What does it take to succeed despite attention deficit disorder (ADD ADHD)?
It takes hard work, for starters — a willingness to meet challenges head-on. It takes support from family members, teachers, therapists, and coaches. And, of course, it’s hard to overstate the benefits of ADHD medication.
But, of all the ingredients needed to make a happy, successful life, nothing is more important than good parenting. Behind almost every ADHD success story is a devoted parent (or two). In honor of mothers, let’s give credit where credit is due — and heed their ADHD parenting advice.
The three mothers profiled here helped their sons and daughters achieve great things — more than they could have imagined. Steadfast and resourceful, they saw strength where others saw weakness, and kept looking for ways to help their children after others were ready to give up. Let their stories inspire you!
“We worked as a team to overcome ADD”
Debbie Phelps, middle-school principal in Towson, Maryland, and mother of Olympic swimmer Michael Phelps
No doubt about it, Michael Phelps has made waves in his chosen sport. In 2004, at the age of 18, he swam his way to eight medals (six of them gold) at the summer Olympics in Athens. Now 21, he holds 13 world records, including the 200-meter butterfly and the 4 x 100-meter freestyle relay.
Yet Michael might not have loved swimming at all, were it not for the ingenuity of his mother, Debbie Phelps. “At age seven, he hated getting his face wet,” says Debbie. “We flipped him over and taught him the backstroke.”
Michael showed swimming prowess on his back, then on his front, side, and every way in between. But in the classroom, he floundered. An inability to concentrate was his biggest problem.
“I was told by one of his teachers that he couldn’t focus on anything,” says Debbie. She consulted a doctor, and nine-year-old Michael was diagnosed with ADHD.
“That just hit my heart,” says Debbie. “It made me want to prove everyone wrong. I knew that, if I collaborated with Michael, he could achieve anything he set his mind to.”
Debbie, who had taught middle school for more than two decades, began working closely with Michael’s school to get him the extra attention he needed. “Whenever a teacher would say, ‘Michael can’t do this,’ I’d counter with, ‘Well, what are you doing to help him?’” she recalls.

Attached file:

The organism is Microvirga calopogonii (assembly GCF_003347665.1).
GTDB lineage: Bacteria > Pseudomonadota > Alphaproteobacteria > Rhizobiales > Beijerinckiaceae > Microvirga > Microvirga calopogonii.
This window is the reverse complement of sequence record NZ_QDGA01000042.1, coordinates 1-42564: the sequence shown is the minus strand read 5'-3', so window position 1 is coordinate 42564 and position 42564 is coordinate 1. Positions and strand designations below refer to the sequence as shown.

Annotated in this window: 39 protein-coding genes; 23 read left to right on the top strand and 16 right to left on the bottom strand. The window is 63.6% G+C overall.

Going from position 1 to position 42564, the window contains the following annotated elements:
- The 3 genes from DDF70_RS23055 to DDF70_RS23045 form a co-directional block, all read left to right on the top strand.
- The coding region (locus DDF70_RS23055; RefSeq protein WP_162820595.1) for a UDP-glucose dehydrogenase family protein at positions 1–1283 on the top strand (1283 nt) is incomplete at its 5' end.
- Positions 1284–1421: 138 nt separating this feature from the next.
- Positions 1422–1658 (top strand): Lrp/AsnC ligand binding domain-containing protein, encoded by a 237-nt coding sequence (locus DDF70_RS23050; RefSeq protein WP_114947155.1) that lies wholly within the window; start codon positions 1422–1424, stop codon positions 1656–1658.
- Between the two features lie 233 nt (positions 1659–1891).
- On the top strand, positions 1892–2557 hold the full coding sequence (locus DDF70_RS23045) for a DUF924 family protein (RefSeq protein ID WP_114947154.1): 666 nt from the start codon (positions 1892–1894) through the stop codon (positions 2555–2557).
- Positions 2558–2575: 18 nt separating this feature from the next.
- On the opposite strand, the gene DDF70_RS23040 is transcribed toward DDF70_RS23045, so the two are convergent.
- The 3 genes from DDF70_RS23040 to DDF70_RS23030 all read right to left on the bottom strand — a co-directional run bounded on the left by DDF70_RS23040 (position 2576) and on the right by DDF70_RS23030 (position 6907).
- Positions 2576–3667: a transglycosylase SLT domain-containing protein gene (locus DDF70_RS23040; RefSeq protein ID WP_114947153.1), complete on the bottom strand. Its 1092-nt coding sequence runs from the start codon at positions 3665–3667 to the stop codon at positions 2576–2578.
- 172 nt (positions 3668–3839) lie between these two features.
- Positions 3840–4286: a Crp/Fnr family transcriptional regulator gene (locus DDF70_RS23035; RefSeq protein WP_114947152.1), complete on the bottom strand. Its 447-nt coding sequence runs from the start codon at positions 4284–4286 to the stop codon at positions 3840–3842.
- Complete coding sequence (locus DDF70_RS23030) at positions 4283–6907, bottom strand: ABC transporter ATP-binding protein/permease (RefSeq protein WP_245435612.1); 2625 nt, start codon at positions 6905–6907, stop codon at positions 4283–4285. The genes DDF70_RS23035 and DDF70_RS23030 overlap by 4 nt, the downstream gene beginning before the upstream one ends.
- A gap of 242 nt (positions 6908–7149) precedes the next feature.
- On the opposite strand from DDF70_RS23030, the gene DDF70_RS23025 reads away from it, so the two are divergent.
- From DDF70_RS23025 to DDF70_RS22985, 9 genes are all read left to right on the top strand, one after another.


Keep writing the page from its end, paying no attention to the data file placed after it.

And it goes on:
After Michael kept grabbing a classmate’s paper, Debbie suggested that he be seated at his own table. When he moaned about how much he hated reading, she started handing him the sports section of the paper or books about sports. Noticing that Michael’s attention strayed during math, she hired a tutor and encouraged him to use word problems tailored to Michael’s interests: “How long would it take to swim 500 meters if you swim three meters per second?”
At swim meets, Debbie helped Michael stay focused by reminding him to consider the consequences of his behavior. She recalls the time when 10-year-old Michael came in second and got so upset that he ripped off his goggles and threw them angrily onto the pool deck.
During their drive home, she told him that sportsmanship counted as much as winning. “We came up with a signal I could give him from the stands,” she says. “I’d form a ‘C’ with my hand, which stood for ‘compose yourself.’ Every time I saw him getting frustrated, I’d give him the sign. Once, he gave me the ‘C’ when I got stressed while making dinner. You never know what’s sinking in until the tables are turned!”
Debbie used various strategies to keep Michael in line. Over time, as his love of swimming grew, she was delighted to see that he was developing self-discipline. “For the past 10 years, at least, he’s never missed a practice,” she says. “Even on Christmas, the pool is the first place we go, and he’s happy to be there.”
Debbie also made sure to listen to her son. In the sixth grade, he told her he wanted to stop taking his stimulant medication. Despite serious misgivings, she agreed to let him stop — and he did fine. Michael’s busy schedule of practices and meets imposed so much structure on his life that he was able to stay focused without medication.
Debbie and Michael didn’t see eye to eye on every challenge that came his way, but he always understood the role she played in his swimming success. Immediately after being awarded his first gold medal at Athens, he stepped off the winner’s platform and walked to the stands, to hand Debbie a bouquet and the garland that crowned his head. That moment is vivid in Debbie’s memory. “I was so happy, I was in tears,” she recalls.
Michael now attends the University of Michigan, where he’s majoring in sports marketing, while training for the 2008 Olympics. Debbie has become the principal of Windsor Mill middle school in Baltimore, Maryland. She applies what she learned raising Michael to all of her students, whether or not they have ADHD. “All kids can fail us at times,” she says. “But if you work with them, nine times out of 10, they’ll make you proud.”
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This article comes from the April/May 2007 issue of ADDitude.